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Black-eyed Susan Vine
This annual vine was introduced to Britain from India in 1823 and was often listed as an evergreen climber for hot houses in early 19th-century catalogs. The vine is included in a charming book, The Parlor Garden, which Jefferson's granddaughter Cornelia Jefferson Randolph translated and edited from French in English and published in 1861. The book notes: "The Thunbergia lays hold of any thing that is within its reach, without ever rising very high. It becomes covered with charming flowers, of a fine nankeen yellow, set off with a black spot in the middle. You find it, as well as the passion-flower and the Mandevilles, at all the greenhouses."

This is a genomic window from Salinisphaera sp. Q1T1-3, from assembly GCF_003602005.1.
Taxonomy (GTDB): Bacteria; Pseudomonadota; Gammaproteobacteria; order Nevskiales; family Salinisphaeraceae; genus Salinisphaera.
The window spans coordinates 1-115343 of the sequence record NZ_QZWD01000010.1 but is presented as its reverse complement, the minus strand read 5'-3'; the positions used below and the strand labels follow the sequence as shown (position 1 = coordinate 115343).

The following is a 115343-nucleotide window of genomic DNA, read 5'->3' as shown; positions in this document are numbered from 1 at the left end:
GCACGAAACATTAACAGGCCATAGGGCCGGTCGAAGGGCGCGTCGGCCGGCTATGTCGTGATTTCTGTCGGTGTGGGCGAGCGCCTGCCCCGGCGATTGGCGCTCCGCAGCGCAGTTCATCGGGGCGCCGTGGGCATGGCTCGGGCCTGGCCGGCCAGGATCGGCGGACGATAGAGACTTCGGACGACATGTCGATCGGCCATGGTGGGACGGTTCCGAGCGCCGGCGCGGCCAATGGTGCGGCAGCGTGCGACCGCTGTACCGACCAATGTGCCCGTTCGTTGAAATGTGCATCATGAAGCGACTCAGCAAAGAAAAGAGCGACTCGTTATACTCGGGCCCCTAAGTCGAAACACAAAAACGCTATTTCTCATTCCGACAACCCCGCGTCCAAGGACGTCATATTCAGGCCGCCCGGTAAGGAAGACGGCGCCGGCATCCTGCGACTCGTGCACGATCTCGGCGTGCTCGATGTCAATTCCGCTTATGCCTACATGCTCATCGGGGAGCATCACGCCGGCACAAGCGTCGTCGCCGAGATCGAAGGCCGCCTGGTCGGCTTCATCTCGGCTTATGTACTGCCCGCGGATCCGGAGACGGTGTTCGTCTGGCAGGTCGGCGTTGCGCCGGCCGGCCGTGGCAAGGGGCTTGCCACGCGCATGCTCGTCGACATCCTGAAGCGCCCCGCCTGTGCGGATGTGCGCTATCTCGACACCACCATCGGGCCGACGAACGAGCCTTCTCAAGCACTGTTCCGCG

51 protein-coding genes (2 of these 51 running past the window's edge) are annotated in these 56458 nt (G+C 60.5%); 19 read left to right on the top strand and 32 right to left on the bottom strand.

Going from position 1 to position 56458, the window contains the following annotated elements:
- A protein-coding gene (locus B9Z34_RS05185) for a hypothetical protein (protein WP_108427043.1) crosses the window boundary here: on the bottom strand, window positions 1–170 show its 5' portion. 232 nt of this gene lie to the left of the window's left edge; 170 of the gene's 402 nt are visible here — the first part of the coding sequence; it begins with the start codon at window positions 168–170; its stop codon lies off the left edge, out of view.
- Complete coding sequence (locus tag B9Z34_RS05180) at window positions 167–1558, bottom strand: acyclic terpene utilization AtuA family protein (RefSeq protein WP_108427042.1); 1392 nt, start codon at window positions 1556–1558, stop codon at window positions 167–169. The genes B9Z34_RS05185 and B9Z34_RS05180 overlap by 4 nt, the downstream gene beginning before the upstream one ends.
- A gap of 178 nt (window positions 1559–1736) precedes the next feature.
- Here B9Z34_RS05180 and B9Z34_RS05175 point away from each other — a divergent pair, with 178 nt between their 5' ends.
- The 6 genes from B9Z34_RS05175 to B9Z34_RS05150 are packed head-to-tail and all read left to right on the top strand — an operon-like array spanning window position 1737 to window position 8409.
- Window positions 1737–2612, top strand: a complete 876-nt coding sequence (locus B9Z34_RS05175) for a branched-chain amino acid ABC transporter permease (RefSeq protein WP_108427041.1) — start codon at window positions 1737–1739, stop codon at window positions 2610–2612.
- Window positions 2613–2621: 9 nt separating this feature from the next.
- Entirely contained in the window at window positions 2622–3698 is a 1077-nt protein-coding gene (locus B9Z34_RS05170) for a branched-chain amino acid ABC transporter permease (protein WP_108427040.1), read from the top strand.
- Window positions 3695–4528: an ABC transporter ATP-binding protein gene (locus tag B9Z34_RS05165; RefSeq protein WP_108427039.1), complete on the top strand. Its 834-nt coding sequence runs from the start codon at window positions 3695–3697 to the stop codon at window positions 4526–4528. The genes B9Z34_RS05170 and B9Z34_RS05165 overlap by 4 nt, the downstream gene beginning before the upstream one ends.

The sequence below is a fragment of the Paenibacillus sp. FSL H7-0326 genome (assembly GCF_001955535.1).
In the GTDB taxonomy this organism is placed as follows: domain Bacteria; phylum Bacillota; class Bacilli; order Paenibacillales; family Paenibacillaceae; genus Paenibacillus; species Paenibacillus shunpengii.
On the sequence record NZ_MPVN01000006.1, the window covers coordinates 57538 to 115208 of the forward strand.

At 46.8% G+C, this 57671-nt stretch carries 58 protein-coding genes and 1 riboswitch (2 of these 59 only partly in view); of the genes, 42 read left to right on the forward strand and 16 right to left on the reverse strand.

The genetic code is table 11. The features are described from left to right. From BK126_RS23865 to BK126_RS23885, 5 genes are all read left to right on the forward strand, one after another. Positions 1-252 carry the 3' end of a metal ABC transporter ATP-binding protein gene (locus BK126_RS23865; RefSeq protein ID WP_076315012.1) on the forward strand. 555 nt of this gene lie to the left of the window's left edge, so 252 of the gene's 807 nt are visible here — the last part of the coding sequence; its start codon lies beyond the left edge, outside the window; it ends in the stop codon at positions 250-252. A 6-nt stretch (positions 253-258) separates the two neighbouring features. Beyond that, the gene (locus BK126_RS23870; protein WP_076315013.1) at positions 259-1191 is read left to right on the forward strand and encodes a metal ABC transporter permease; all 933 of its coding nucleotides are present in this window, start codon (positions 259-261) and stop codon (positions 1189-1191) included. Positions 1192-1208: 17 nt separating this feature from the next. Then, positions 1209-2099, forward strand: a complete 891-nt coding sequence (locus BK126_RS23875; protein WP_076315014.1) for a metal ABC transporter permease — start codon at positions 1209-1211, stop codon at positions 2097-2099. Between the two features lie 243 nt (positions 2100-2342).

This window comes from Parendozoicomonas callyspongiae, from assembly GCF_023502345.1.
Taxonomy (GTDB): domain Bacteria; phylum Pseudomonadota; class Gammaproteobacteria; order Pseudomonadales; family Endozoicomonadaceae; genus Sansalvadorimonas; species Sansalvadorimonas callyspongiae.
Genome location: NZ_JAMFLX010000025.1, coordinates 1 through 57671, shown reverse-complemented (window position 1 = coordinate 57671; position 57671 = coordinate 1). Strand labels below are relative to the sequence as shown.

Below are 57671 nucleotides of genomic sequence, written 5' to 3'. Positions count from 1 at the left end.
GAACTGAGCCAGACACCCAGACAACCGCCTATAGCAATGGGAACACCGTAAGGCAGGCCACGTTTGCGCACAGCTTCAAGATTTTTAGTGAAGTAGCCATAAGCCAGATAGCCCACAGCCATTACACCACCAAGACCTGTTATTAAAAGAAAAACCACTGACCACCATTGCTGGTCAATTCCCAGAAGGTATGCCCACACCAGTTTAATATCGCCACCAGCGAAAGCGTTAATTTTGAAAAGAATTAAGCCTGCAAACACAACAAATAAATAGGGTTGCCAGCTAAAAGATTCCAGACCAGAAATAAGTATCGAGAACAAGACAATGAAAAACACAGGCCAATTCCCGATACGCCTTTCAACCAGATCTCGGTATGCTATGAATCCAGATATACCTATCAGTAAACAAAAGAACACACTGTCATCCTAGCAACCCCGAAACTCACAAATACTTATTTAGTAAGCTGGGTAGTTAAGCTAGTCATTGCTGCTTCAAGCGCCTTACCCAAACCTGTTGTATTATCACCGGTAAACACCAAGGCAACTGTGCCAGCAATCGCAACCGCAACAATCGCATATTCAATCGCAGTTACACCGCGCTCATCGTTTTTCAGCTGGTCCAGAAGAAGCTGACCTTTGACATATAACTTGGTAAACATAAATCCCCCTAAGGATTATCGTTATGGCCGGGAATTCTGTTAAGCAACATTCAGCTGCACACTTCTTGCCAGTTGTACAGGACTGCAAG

American garden writer Joseph Breck described yellow, white, and orange flowered varieties by mid-century and Peter Henderson and William Robinson both recommended it as a half-hardy annual climber for dwarf trellises or against walls. Prefers morning sun and afternoon shade and does not like intense heat. Can be grown in planters and hanging baskets. Grows to 8 feet.